We all have to interact with so many people in our workplaces or businesses. All of them are different, with different ideas and different thought processes.
As an individual, I may have a certain mind-set, ideology or a way of thinking. However, it may not be necessary that everyone else will be like me or accept my ideas.
This is where the real challenge starts. But the good news is that if we learn the knack of dealing with all kinds of people, especially those who are different from us, success is virtually assured.
Trouble is, the reverse of this also holds true.
You only have to look around to realise how much trouble ‘imposing’ an idea on others causes.
All too often, people even get physical with others to prove their point of view. But Chanakya warned that this is simply not acceptable while describing the ways of violence:
“Touching, menacing and striking constitute physical injury” (3.19.1)
Note that his three types of violence are considered a crime even by modern law...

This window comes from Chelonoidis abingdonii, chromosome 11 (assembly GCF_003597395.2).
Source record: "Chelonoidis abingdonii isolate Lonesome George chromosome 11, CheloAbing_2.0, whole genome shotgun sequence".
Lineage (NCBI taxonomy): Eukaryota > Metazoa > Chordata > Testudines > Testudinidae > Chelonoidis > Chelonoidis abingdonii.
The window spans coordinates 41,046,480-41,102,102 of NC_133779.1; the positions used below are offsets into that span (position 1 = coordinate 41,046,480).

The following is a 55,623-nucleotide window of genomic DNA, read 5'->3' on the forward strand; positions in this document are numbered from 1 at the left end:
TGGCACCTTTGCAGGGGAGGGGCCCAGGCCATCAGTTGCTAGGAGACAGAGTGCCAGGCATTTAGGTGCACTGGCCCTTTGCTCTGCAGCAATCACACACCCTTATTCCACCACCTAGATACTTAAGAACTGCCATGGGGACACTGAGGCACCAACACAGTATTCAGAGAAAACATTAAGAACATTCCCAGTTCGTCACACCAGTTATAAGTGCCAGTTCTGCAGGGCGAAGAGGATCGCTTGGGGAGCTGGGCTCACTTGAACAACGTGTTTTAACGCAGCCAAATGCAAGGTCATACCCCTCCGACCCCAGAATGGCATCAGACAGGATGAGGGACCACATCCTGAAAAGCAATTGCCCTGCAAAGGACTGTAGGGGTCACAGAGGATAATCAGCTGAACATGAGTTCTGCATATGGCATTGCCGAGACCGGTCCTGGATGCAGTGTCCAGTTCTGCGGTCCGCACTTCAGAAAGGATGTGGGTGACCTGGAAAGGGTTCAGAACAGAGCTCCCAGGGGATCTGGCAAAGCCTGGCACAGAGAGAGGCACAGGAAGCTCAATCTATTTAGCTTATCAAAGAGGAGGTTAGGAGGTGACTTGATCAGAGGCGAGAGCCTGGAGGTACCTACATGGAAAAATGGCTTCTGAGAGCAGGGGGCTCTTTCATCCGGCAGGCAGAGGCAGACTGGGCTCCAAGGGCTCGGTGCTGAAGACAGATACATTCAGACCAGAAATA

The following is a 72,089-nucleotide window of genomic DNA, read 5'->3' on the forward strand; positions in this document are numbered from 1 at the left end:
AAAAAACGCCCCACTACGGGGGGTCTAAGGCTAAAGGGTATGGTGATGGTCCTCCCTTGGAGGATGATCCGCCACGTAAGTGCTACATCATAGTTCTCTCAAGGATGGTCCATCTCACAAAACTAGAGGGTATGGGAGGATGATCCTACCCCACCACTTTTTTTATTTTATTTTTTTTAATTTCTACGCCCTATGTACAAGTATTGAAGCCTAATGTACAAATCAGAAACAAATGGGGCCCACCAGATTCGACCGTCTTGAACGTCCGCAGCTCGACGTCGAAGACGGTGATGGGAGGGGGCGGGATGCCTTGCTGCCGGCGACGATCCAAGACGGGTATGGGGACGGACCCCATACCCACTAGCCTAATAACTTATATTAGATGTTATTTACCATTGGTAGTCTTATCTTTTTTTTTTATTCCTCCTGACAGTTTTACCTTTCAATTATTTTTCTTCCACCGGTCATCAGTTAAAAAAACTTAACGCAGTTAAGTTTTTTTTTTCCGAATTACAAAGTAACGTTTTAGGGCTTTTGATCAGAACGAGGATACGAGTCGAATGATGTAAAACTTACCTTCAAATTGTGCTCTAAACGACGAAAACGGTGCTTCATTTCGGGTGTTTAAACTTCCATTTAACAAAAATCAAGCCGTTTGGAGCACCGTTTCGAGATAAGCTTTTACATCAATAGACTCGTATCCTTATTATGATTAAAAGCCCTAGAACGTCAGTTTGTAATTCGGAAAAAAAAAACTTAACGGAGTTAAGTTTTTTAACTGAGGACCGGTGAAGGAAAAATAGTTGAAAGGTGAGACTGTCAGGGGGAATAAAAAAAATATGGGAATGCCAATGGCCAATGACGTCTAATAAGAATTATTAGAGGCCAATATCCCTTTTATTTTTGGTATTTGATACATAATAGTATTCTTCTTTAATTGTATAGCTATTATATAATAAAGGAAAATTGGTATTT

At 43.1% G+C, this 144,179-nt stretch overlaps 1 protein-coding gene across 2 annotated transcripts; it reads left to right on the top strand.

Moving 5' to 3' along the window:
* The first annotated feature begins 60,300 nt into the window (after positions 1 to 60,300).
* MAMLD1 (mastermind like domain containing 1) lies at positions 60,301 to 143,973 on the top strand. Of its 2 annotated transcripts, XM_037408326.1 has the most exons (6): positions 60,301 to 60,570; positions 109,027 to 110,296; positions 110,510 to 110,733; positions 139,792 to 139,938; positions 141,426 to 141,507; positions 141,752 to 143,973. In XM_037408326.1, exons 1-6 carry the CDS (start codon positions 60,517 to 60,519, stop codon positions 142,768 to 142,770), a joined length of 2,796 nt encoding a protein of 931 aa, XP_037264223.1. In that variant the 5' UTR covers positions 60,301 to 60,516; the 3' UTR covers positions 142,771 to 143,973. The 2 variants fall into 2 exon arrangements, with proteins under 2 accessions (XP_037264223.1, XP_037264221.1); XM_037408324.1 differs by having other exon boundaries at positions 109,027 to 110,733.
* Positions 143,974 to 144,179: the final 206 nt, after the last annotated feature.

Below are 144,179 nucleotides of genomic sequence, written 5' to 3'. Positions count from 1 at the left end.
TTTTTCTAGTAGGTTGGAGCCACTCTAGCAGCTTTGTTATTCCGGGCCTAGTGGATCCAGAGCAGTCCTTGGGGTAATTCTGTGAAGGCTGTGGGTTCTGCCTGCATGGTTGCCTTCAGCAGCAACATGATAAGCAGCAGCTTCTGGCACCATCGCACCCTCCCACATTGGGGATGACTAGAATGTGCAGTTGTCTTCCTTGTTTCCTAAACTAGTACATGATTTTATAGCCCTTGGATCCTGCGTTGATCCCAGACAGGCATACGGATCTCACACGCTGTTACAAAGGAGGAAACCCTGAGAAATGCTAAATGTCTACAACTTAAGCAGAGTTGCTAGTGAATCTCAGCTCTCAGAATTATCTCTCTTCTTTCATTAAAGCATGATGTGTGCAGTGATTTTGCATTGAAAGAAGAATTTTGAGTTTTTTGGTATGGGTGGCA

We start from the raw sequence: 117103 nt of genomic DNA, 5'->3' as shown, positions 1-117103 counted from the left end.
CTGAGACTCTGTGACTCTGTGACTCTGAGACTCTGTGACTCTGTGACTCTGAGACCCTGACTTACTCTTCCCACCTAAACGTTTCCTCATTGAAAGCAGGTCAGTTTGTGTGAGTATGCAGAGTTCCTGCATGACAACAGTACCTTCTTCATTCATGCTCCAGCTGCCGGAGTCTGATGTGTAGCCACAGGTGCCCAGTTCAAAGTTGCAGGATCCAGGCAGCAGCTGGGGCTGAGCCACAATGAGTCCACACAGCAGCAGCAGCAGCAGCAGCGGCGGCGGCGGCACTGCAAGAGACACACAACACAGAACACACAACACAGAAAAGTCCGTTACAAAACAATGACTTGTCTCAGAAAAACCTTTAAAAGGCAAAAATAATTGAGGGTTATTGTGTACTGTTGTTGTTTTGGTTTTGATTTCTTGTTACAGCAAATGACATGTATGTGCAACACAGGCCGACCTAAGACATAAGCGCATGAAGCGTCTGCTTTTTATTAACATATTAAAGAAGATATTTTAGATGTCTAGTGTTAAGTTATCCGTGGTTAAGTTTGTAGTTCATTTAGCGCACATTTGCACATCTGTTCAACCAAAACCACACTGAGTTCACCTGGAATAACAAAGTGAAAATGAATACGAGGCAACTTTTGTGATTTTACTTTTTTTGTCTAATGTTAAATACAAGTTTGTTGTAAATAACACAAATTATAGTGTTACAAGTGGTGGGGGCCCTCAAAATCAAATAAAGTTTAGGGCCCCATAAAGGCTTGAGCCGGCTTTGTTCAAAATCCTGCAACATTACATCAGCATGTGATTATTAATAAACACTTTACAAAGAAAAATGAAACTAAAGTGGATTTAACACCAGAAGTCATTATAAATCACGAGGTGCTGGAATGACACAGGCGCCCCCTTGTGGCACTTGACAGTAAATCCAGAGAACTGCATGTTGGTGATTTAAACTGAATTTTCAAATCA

This is that type of violence which is usually not thought through. It’s more of a reaction, like pushing, slapping or even beating. It comes at the end of a prolonged argument which was full of ‘ifs and ‘buts’.
Basically, it’s the transition from a verbal duel into a full-fledged physical fight. But it’s important to understand how essential it is to control yourself in a hot-tempered discussion.
This means threatening. It may not be a physical fight at first, but Chanakya categorises it here as a physical injury since it can ‘lead’ to one.
For example, when you threaten someone with the words “I will take of you later”, the promise itself will pull you back into a fight with the intention of hitting and causing more damage. So do not even think of menacing anyone.
This is the worst act of all. Striking can be hitting outright with weapons and other harmful objects. At times, the objective is even to kill the person, making it the worst form of physical injury.
Remember, arguments – even heated discussions – are unavoidable. But you can avoid imposing your views on others. If there’s no solution, it’s best to approach seniors discuss and solve the problem.
(Radhakrishnan Pillai is a ‘strategic leadership’ trainer and consultant and also the Director of SPM Foundation, the vision of which is to bring back ancient Indian knowledge in modern day applications. Can be contacted at firstname.lastname@example.org)
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